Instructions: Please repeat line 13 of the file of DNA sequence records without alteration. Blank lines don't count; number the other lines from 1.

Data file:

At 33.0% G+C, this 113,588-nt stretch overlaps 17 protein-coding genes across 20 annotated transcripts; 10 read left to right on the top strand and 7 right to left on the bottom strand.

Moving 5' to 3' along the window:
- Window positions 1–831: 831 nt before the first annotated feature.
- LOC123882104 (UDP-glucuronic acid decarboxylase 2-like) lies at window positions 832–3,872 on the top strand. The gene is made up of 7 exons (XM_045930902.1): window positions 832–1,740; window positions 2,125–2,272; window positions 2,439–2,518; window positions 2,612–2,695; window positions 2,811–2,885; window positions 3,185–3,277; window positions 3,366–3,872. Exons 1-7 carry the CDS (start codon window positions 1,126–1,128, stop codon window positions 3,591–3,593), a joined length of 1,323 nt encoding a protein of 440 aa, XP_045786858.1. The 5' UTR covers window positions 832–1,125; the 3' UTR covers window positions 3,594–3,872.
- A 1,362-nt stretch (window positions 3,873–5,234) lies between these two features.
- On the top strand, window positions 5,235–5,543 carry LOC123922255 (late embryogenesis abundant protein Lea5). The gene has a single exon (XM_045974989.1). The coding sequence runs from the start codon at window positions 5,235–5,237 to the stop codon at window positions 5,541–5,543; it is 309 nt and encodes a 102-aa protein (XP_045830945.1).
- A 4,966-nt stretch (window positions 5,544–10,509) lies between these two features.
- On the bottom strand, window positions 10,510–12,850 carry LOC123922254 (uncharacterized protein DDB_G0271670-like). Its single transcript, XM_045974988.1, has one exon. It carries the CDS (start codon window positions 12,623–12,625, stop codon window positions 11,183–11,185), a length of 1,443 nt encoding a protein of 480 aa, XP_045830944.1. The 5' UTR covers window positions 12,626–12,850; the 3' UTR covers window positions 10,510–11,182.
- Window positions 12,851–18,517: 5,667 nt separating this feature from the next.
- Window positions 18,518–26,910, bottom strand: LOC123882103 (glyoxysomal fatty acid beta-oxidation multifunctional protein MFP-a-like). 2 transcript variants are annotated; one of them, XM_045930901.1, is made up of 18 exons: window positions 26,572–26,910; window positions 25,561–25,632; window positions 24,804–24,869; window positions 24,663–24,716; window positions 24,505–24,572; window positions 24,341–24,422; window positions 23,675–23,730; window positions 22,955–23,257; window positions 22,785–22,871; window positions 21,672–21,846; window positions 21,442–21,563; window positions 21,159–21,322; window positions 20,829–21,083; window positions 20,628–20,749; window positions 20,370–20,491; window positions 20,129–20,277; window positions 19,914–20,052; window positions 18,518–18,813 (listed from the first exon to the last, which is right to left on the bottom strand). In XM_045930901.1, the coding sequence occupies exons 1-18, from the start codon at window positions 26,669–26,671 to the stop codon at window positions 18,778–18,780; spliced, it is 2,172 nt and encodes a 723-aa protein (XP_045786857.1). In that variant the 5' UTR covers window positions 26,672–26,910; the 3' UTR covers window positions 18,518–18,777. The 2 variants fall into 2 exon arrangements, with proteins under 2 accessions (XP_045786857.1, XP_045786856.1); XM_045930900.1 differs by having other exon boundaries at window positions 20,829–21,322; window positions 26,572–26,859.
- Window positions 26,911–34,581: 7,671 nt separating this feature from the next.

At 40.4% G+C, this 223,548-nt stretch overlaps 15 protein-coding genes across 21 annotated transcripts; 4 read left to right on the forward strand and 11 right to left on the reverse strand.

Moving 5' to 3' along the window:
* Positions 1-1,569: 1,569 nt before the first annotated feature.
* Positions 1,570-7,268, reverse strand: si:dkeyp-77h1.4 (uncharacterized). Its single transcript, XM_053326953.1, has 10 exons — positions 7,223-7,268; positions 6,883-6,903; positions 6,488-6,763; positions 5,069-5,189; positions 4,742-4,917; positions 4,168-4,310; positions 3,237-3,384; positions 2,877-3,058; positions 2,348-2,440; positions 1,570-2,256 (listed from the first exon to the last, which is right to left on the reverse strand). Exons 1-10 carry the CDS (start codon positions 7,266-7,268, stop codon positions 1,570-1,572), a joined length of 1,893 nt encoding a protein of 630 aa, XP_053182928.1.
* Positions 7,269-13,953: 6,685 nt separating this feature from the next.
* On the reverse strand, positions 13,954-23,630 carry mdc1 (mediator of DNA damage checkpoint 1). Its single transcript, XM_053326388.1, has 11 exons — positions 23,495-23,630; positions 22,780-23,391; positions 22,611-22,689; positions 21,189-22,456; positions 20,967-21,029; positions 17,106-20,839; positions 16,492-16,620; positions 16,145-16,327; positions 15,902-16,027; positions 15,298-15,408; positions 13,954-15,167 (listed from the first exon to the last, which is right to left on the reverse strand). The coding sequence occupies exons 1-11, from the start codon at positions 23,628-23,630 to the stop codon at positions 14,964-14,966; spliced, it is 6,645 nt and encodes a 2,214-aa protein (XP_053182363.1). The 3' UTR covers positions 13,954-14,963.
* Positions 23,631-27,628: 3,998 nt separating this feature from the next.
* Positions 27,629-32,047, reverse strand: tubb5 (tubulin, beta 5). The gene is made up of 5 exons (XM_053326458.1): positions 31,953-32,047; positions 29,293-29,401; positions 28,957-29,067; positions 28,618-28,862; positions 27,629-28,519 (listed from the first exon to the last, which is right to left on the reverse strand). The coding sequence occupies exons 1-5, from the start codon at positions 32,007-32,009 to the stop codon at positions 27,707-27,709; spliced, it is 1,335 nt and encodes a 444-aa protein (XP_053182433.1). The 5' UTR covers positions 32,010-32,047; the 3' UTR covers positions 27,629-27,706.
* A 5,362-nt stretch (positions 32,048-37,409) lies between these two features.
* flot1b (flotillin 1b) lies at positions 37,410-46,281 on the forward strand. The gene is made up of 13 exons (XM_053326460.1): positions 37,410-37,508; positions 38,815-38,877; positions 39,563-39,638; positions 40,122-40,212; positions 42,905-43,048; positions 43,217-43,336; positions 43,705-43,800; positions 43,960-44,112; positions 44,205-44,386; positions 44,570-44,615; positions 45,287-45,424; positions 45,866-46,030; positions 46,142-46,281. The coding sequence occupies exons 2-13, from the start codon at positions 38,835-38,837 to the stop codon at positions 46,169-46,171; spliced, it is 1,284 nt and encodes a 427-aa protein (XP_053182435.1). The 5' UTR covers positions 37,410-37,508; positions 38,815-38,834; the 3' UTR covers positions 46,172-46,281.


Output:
Moving 5' to 3' along the window: